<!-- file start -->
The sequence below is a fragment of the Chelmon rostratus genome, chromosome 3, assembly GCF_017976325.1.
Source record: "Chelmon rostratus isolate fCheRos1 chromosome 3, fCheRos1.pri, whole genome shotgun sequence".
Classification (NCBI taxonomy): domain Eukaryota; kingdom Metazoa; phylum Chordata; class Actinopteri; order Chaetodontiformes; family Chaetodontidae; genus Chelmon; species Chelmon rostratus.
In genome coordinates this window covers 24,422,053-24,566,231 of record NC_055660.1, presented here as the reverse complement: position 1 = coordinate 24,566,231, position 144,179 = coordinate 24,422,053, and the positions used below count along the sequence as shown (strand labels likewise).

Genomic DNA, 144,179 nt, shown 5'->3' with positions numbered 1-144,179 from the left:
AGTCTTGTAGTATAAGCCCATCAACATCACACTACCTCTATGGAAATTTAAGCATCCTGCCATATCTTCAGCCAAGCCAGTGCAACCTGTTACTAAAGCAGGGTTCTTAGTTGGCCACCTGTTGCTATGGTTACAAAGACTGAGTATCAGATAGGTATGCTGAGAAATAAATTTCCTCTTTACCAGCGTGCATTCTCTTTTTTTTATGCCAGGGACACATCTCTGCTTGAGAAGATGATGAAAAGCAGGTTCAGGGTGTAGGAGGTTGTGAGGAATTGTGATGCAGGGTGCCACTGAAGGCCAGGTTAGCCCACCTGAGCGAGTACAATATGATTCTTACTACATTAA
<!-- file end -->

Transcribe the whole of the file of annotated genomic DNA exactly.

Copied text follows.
The sequence below is a fragment of the Chelmon rostratus genome, chromosome 3, assembly GCF_017976325.1.
Source record: "Chelmon rostratus isolate fCheRos1 chromosome 3, fCheRos1.pri, whole genome shotgun sequence".
Classification (NCBI taxonomy): domain Eukaryota; kingdom Metazoa; phylum Chordata; class Actinopteri; order Chaetodontiformes; family Chaetodontidae; genus Chelmon; species Chelmon rostratus.
In genome coordinates this window covers 24,422,053-24,566,231 of record NC_055660.1, presented here as the reverse complement: position 1 = coordinate 24,566,231, position 144,179 = coordinate 24,422,053, and the positions used below count along the sequence as shown (strand labels likewise).

Genomic DNA, 144,179 nt, shown 5'->3' with positions numbered 1-144,179 from the left:
AGTCTTGTAGTATAAGCCCATCAACATCACACTACCTCTATGGAAATTTAAGCATCCTGCCATATCTTCAGCCAAGCCAGTGCAACCTGTTACTAAAGCAGGGTTCTTAGTTGGCCACCTGTTGCTATGGTTACAAAGACTGAGTATCAGATAGGTATGCTGAGAAATAAATTTCCTCTTTACCAGCGTGCATTCTCTTTTTTTTATGCCAGGGACACATCTCTGCTTGAGAAGATGATGAAAAGCAGGTTCAGGGTGTAGGAGGTTGTGAGGAATTGTGATGCAGGGTGCCACTGAAGGCCAGGTTAGCCCACCTGAGCGAGTACAATATGATTCTTACTACATTAA